The Asterisk dialplan
The Asterisk dialplan is divided into contexts. A context is simply a group
of extensions. For each "line" that should be able to be called, an extension
must be added to a context. Then, you configure the calling "line" to have
access to this context.
If you change the dialplan, you can use the Asterisk CLI command
"extensions reload" to load the new dialplan without disrupting
service in your PBX.
Extensions are routed according to priority and may be based on any set
of characters (a-z), digits, #, and *. Please note that when matching a
pattern, "N", "X", and "Z" are interpreted as classes of digits.
For each extension, several actions may be listed and must be given a unique
priority. When each action completes, the call continues at the next priority
(except for some modules which use explicitly GOTO's).
When each action completes, it generally moves to the next priority (except for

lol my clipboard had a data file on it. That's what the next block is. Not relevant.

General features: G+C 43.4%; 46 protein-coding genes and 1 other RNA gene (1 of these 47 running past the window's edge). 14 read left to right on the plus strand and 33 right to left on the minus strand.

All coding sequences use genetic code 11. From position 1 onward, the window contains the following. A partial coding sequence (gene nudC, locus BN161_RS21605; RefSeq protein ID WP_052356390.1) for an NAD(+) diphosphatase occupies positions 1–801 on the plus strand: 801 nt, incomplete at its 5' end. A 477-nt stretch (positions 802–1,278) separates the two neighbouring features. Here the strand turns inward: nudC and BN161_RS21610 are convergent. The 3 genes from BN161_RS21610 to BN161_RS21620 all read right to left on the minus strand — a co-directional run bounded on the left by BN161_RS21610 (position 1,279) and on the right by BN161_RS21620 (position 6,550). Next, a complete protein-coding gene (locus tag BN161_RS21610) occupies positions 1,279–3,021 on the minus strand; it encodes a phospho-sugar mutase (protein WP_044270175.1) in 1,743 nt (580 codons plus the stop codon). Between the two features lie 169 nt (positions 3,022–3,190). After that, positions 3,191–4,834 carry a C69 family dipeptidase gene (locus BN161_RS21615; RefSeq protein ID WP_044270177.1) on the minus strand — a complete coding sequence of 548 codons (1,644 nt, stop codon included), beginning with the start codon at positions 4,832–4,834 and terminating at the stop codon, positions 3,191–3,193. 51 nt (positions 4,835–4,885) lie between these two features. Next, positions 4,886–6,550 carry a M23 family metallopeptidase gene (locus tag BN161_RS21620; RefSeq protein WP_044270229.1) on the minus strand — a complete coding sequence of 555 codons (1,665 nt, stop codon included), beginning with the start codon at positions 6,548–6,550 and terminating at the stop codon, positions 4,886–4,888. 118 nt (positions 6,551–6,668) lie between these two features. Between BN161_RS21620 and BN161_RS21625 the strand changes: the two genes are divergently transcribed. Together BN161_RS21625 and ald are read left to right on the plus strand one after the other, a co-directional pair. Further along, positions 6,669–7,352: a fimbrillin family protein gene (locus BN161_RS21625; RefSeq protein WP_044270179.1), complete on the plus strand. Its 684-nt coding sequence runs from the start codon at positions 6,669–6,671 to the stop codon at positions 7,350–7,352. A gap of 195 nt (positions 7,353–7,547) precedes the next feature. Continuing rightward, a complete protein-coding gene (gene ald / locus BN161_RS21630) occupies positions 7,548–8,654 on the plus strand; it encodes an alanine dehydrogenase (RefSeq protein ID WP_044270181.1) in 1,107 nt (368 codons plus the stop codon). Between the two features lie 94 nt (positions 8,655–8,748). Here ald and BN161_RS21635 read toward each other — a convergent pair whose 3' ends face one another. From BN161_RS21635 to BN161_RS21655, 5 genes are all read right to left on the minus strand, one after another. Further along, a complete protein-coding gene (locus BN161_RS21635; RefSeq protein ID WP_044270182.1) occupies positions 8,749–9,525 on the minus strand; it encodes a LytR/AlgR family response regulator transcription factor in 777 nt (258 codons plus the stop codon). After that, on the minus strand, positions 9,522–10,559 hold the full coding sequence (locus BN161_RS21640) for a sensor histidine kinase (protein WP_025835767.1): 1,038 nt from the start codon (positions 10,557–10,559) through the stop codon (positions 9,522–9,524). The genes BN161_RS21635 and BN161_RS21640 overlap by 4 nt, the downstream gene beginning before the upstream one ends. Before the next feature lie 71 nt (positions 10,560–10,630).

some modules which use explicitly GOTO's.
Extensions frequently have data they pass to the executing application
(most frequently a string). You can see the available dialplan applications
by entering the "show applications" command in the CLI.
In this version of Asterisk, dialplan functions are added. These can
be used as arguments to any application. For a list of the installed
functions in your Asterisk, use the "show functions" command.
* Example dial plan
The example dial plan, in the configs/extensions.conf.sample file
is installed as extensions.conf if you run "make samples" after
installation of Asterisk. This file includes many more instructions
and examples than this file, so it's worthwhile to read it.
* Special extensions
There are some extensions with important meanings:
s: What to do when an extension context is entered (unless
overridden by the low level channel interface)
This is used in macros, and some special cases.
"s" is not a generic catch-all wildcard extension.
i: What to do if an invalid extension is entered
h: The hangup extension, executed at hangup
t: What to do if nothing is entered in the requisite amount
T: This is the extension that is executed when the 'absolute'
timeout is reached. See "show function TIMEOUT" for more
information on setting timeouts.
And finally, the extension context "default" is used when either a) an
extension context is deleted while an extension is in use, or b) a specific
starting extension handler has not been defined (unless overridden by the
low level channel interface).